Exploring Art Therapy & Trauma | Part 2


Welcome to Part 2 of our interview with one of our art therapists, Val Koutmina ATR-BC, LCAT, who works with survivors of sexual trauma. In Part 2, you will read how Val approaches her sessions and how art therapy can transform trauma.

How do you approach your art therapy sessions?

  • The goal of art therapy is to safely approach a traumatic event or experience and express it by putting it into imagery or language. This puts the trauma into a context and articulates its boundaries. Then, there is more of a sense of a continuous, consistent self and an instance of trauma, not the other way around.

  • As art therapists, we know it’s important not to dismantle a client’s defenses to prevent them from being re-traumatized. Acknowledging clients' emotional responses, such as rage, depression and frustration is important, as those responses are there for good reason.

  • Illuminating resilience and survival are essential components to art therapy sessions. The client existed before the trauma happened, and continued to do so after. It’s important to honor the inner child, or traumatized part of the self, even the angry part, and realize that you helped yourself survive and maintain a life.

  • I run my art therapy sessions in an open-studio structured format. Clients are free to choose which materials to work with, and have a structure to rely on - knowing what to expect is huge for trauma survivors.

  • If clients don’t like a certain material or process, they can try something else. That’s validating and empowering; creating that flexibility. Art is done safely with art materials and in unison with people who have had similar experiences. This helps clients have a safer sense of self and better sense of their emotions.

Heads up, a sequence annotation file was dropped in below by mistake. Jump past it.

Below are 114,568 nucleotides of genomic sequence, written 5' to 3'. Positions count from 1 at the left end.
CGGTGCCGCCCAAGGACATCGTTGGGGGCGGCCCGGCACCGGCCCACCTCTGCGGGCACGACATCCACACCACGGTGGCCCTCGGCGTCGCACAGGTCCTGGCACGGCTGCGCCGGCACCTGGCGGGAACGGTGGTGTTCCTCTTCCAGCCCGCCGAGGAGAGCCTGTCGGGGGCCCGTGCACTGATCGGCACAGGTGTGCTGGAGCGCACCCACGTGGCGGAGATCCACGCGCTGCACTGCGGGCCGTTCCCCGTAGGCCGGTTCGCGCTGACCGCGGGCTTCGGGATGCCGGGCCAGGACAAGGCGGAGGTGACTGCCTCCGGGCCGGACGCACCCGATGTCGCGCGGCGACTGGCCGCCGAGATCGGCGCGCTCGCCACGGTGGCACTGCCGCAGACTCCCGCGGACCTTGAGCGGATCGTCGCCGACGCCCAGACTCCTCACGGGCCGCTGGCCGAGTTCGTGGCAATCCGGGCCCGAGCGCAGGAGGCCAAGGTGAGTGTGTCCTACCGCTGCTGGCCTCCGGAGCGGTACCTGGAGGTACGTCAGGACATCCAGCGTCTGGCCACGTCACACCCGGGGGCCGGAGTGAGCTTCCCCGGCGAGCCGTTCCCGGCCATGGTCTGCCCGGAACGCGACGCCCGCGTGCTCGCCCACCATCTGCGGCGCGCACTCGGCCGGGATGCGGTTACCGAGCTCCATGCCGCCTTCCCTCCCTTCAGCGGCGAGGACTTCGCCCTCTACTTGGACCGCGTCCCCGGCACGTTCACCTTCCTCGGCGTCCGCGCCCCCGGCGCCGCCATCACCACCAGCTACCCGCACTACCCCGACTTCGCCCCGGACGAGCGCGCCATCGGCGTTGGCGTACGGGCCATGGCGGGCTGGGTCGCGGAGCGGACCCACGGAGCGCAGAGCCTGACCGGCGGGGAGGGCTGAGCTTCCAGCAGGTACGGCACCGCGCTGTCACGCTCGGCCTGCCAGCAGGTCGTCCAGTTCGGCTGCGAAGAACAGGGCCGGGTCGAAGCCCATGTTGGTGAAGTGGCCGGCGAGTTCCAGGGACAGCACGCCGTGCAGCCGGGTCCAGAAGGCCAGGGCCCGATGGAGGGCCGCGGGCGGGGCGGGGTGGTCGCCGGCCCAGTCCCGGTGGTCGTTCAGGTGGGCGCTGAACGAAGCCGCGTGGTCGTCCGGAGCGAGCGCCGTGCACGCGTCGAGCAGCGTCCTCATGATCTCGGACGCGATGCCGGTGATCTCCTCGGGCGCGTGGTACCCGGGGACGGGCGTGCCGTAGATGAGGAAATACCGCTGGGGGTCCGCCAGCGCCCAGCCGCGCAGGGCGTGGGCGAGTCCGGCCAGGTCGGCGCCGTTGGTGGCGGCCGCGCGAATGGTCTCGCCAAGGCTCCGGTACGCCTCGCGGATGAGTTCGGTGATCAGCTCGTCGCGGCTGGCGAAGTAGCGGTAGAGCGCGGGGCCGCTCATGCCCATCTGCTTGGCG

How does art therapy transform trauma?

  • While working and transforming art materials, the clients are transforming their traumatic experience. Whatever is practiced in the studio becomes applicable in the clients’ lives. Clients practice taking risks, saying “no,” identifying needs and goals, relating to one another and viewing the externalized parts of the self.

  • Being in dialogue with the traumatic experience during the art-making process gives one a greater sense of resilience in the face of future challenges. Externalizing and safely expressing oneself in art helps clients regain control over their emotions. They can safely occupy the space of a canvas and contain negative or toxic feelings. They can discard, destroy, abandon or reclaim and remember different parts of themselves.

  • At some point, the maladaptive or negative attachment with the past traumatic experience lessens as it is processed in art therapy. A new dialogue begins with clients' day-to-day concerns and current being in the world. Art-making allows for the creation of new narratives and development of trust. We work in a way that’s validating, empowering, and promotes accountability.

Stay tuned for Part 3, which will address what happens in group art therapy and why Val believes art therapy is important.

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